Application security

Malicious SOAP Requests as Web Service Attacks

June 17, 2011 by Thomas Mackenzie


The recent Application Security Europe conference ( was one of the better conferences I have had the pleasure to attend. The talks were interesting and I came in third in a challenging Capture the Flag competition. This article is an overview of one of the more interesting talks given at this conference. Andreas Flakenberg gave a talk How to Become Twitter’s Admin — An Introduction to Modern Web Service Attacks. Any credit for this article should be given to him and his research team.

What are Web Services?

“The term Web services describes a standardized way of integrating Web-based applications using the XML, SOAP, WSDL and UDDI open standards over an Internet protocol backbone. XML is used to tag the data, SOAP is used to transfer the data, WSDL is used for describing the services available and UDDI is used for listing what services are available. Used primarily as a means for businesses to communicate with each other and with clients, Web services allow organizations to communicate data without intimate knowledge of each other’s IT systems behind the firewall” – (from

In this article we are specifically going to be looking at SOAP requests and how we can send malicious requests to the business logic so that we (as the attacker) benefit.

What exactly is SOAP?

SOAP is the anagram for Simple Object Access Protocol. This protocol is defined to exchange information in the form of XML using the methods described above. “As an example of how SOAP procedures can be used, a SOAP message could be sent to a web-service-enabled web site such as a real-estate price database, with the parameters needed for a search. The site would then return an XML-formatted document with the resulting data, e.g., prices, location, features. With the data being returned in a standardized machine-parseable format, it can then be integrated directly into a third-party web site or application.” – ( from

The theory

The idea behind the talk was to give a hypothetical proof of concept on how you could become’s admin. Now when saying hypothetical, this method can actually be used to become’s admin but the likelihood of fulfilling the parameters is highly unlikely as one of the prerequisites for a successful attack is to have an arbitrary valid signed SOAP message from the victim. The reason a signed SOAP message is needed is because SOAP can use digital signing to authenticate the user before submitting and reading the request, however, this talk also mentioned that there are specific web services attacks that are available (and can be found here: and this whole idea was based upon the attack vector called “signature wrapping”.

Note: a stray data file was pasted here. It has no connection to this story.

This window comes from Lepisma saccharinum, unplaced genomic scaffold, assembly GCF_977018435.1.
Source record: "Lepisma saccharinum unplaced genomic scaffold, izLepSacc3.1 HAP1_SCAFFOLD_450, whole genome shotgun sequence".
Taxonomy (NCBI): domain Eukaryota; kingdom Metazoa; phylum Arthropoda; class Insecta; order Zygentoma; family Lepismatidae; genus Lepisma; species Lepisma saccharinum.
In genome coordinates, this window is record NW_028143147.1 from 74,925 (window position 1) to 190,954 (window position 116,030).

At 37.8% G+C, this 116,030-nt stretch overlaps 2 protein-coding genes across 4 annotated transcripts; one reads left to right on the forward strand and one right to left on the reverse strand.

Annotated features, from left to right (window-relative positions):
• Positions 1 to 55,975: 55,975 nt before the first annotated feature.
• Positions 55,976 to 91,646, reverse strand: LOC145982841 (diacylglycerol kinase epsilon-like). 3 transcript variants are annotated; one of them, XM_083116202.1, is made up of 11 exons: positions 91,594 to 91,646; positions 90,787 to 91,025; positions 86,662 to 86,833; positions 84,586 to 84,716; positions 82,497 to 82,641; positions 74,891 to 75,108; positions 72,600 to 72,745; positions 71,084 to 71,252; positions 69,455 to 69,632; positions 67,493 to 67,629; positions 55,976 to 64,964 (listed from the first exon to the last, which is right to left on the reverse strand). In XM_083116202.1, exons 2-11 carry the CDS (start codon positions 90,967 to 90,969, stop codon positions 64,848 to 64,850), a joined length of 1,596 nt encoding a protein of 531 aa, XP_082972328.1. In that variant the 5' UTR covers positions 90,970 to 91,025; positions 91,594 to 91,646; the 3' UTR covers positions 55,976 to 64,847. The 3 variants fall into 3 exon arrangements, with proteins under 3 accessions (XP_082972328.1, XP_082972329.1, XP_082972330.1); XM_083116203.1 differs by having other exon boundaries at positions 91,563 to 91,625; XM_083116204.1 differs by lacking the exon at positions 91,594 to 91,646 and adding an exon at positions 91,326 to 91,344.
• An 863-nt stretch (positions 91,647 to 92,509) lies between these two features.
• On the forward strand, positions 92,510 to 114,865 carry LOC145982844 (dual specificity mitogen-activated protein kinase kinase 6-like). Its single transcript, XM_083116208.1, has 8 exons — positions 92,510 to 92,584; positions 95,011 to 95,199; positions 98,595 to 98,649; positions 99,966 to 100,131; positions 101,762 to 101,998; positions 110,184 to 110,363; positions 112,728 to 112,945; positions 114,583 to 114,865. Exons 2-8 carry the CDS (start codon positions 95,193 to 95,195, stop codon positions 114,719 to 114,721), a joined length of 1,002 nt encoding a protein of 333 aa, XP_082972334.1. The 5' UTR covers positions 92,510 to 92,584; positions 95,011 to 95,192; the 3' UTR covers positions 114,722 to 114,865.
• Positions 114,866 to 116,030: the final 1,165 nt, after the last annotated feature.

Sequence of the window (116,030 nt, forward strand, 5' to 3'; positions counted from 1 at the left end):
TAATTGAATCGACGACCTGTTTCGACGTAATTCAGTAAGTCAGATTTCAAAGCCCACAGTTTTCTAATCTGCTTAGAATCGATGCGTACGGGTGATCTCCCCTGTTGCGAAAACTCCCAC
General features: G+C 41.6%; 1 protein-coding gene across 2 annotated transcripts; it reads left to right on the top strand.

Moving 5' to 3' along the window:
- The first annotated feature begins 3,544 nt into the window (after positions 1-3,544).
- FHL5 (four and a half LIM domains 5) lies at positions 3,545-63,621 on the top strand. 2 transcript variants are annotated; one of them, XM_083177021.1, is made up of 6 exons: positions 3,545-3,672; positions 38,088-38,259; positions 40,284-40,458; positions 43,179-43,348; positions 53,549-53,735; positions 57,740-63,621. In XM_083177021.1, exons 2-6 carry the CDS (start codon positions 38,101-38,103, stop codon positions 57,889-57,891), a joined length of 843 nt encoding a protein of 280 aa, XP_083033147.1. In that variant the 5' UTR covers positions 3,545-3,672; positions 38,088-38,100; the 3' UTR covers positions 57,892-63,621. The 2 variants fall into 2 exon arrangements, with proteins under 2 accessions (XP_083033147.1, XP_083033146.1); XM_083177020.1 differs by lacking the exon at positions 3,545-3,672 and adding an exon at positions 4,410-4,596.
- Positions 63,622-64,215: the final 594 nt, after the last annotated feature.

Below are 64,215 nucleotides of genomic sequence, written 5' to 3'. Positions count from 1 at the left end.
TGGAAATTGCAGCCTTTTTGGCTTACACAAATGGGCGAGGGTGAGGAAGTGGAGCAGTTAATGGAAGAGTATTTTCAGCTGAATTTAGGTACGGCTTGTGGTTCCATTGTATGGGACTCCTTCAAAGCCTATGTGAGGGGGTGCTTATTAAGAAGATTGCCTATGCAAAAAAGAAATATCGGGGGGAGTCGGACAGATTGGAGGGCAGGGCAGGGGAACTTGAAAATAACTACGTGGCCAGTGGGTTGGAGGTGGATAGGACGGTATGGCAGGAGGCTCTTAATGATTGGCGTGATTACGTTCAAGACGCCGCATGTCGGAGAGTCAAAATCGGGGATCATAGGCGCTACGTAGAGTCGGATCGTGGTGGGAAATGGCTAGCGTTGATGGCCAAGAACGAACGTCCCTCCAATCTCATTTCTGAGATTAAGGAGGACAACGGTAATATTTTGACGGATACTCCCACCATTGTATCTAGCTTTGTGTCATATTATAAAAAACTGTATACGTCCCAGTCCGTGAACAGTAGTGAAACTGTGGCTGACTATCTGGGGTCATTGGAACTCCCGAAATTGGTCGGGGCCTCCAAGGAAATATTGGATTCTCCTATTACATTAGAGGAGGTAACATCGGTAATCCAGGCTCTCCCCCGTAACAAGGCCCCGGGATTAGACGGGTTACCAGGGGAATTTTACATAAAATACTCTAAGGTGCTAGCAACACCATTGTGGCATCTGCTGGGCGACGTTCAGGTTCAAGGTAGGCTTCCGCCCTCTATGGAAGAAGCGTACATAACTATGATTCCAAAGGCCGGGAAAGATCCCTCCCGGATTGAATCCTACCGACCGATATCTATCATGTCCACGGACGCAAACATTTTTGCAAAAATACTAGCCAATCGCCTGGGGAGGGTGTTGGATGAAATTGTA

SOAP requests can use a security mechanism where a part of the message is signed and if any of that particular part of the message is changed it will not allow the request to be accepted. To understand more about this you need to have an in depth knowledge of what is in the SOAP request, so:

Slide used with permission of Andreas Falkenberg

Every SOAP message has this envelope feature. In this case the request also has a header (that is empty) and a body with the ID of “theBody” and the action of Login. Because SOAP uses XML we can display the requests using both plain XML and as an XML tree.

The idea behind the signature wrapping attack is that you are tricking the business logic into accepting a malformed request. Let’s take a look at a signed request:

Slide used with permission of Andreas Falkenberg

In the SOAP header we now have new blocks that are referencing the type of security to use in the request and where to secure for example the ds:reference block is referencing theBody mean that that is signed in the request that is sent through to the business logic.

How does the Security Work?

When a request is sent it is passed through a number of different hypothetical blocks as shown below:

Slide used with permission of Andreas Falkenberg

The security block checks to see that the request has not been tampered with in anyway and then sends it on through the chain until it gets to the business logic.